Less than half of Louisiana schools have campus security officers
About 25% didn’t conduct active shooter drills last year
Fewer than half of Louisiana’s schools have an armed police officer on campus, according to the state Department of Education. (Getty Images)
Education officials told state lawmakers Tuesday that fewer than half of Louisiana’s schools have an armed police officer on campus.
Louisiana Department of Education administrators revealed the statistic during a meeting of the House Special Committee on School Safety. The department conducted a recent school safety survey, which showed 47% of 1,300 public schools statewide employ at least one school resource officer.
“That’s kind of startling when you look at all of the schools throughout the state of Louisiana,” Rep. Patrick Jefferson, D-Homer, said.
Assistant Education Superintendent Ernise Singleton told lawmakers she expects the number to increase as the state receives more federal grant money.
School resource officers are often parish sheriff’s deputies or local police officers who provide on-campus security and serve as a first line of defense against intruders. During the May 24 mass shooting at Robb Elementary School in Uvalde, Texas, no resources officers were on campus when the gunman first arrived. The police department in charge of security at Uvalde schools had only six officers responsible for the district’s eight schools, according to the Washington Post.
We have to harden our perimeters. Our schools cannot be soft targets.
– Cade Brumley, Louisiana education superintendent
However, research indicates armed security officers have not resulted in a decrease in on-campus shootings. The University of Albany and RAND Corp. teamed for a study that looked at data from 2014 to 2018. It showed while resource officers prevented some incidents at schools, they did not reduce the number of shootings or gun-related incidents on campus.
Education Superintendent Cade Brumley told lawmakers there are four things he believes are “most important” in making Louisiana’s schools safe.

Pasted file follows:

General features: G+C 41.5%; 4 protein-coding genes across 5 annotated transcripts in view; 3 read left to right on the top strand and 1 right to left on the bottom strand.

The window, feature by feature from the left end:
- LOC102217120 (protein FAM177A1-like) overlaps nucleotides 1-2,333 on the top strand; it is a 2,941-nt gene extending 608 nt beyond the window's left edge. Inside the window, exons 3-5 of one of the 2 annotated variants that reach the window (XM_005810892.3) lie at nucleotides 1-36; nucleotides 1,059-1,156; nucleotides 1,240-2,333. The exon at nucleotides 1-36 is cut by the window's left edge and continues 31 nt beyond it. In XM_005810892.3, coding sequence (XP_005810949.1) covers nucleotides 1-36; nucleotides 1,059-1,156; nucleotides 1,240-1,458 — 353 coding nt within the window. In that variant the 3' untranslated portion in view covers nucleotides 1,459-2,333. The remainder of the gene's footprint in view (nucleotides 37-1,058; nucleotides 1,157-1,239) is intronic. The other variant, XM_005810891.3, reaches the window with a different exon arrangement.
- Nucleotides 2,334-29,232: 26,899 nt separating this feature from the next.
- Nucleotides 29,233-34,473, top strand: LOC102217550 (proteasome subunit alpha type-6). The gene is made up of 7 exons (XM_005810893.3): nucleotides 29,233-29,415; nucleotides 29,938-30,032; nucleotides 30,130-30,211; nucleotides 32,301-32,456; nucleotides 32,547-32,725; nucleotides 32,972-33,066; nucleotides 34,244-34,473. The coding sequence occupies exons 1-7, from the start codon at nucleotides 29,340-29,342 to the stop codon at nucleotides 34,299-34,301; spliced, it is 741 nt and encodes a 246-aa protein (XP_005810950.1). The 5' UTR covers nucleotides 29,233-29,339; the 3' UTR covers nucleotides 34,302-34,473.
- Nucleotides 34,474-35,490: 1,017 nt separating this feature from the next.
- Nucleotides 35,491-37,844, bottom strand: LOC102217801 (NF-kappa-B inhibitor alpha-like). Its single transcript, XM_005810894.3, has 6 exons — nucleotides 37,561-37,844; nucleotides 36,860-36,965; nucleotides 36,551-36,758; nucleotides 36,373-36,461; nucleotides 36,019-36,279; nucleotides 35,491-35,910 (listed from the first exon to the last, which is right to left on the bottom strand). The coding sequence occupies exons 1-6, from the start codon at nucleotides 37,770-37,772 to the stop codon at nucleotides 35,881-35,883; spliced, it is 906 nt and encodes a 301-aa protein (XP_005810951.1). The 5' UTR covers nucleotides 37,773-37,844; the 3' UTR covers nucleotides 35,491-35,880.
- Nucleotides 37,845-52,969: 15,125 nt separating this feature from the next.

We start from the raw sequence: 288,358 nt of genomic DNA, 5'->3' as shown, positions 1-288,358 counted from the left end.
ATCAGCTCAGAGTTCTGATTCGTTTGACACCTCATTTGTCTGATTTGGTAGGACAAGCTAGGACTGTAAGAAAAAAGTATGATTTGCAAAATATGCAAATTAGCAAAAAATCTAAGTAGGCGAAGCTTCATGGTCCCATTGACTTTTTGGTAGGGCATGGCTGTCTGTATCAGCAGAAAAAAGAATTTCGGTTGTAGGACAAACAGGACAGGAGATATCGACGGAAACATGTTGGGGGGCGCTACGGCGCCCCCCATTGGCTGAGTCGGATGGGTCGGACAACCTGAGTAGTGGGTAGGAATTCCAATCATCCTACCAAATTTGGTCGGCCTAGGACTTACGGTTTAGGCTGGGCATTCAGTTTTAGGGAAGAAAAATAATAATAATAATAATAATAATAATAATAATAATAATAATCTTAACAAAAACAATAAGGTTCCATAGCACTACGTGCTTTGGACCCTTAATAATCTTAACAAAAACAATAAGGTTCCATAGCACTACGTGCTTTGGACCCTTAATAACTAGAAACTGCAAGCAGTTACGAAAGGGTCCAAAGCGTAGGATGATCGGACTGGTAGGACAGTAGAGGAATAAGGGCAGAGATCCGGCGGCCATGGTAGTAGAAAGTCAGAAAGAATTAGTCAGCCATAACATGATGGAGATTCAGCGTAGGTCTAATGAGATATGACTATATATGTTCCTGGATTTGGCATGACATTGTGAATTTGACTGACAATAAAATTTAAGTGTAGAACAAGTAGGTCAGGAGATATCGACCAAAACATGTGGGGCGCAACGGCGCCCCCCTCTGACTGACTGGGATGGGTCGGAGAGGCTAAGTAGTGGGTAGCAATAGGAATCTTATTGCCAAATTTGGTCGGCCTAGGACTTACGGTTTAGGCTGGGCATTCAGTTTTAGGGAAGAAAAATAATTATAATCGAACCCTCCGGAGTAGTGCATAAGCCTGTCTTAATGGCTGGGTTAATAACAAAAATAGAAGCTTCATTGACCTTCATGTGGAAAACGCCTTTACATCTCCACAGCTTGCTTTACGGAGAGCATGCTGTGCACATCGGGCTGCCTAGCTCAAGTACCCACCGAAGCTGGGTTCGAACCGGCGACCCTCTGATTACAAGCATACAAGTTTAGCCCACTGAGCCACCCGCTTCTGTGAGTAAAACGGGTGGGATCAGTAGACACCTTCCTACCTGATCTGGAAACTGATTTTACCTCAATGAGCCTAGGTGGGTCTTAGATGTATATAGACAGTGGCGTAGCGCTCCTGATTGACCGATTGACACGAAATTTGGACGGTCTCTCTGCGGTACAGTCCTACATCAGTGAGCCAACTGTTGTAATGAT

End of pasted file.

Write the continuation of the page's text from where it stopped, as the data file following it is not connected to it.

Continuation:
The first, he said, is that all schools must create a culture where students feel comfortable reporting suspicious threats or activity to authorities. “We have to have a speak-up culture,” Brumley said.
The second concerns standardizing security infrastructure across schools with features such as single points of entry, access control, double doors, and functioning lock systems. Louisiana is receiving $20 million from the Bipartisan Safer Communities Act that Brumley said he hopes to use for this purpose
“We have to harden our perimeters,” Brumley said. “Our schools cannot be soft targets.”
Rep. Patrick Jefferson, D-Homer, said medics or firefighters could face difficulty getting into a school through a single entryway crowded with students trying to evacuate.
Brumley’s third goal is to expand mental health services for students. He said the department is using federal grants to add more social workers and counselors to schools.
Lastly, Brumley said, schools need more coordinated emergency training with local law enforcement, mental health staff and other first responders. About a quarter of schools statewide did not conduct active shooter drills last year, according to the DOE survey.
One security feature schools can implement free of charge is the Rave Panic Button mobile app, which can alert 911 of an active shooter or other emergency with the push of a button. The system is available to any school, public or private, through the Governor’s Office of Homeland Security and Emergency Preparedness (GOHSEP). The office uses federal grant money to install the system at Louisiana schools.
GOHSEP Director Casey Tingle told lawmakers his office has already implemented the system at 674 schools across the state. An additional 455 schools are in the process of implementing it, while about 100 schools have opted out of the program for various reasons.
Most of the schools that have opted out already have a similar system in place, Tingle said.
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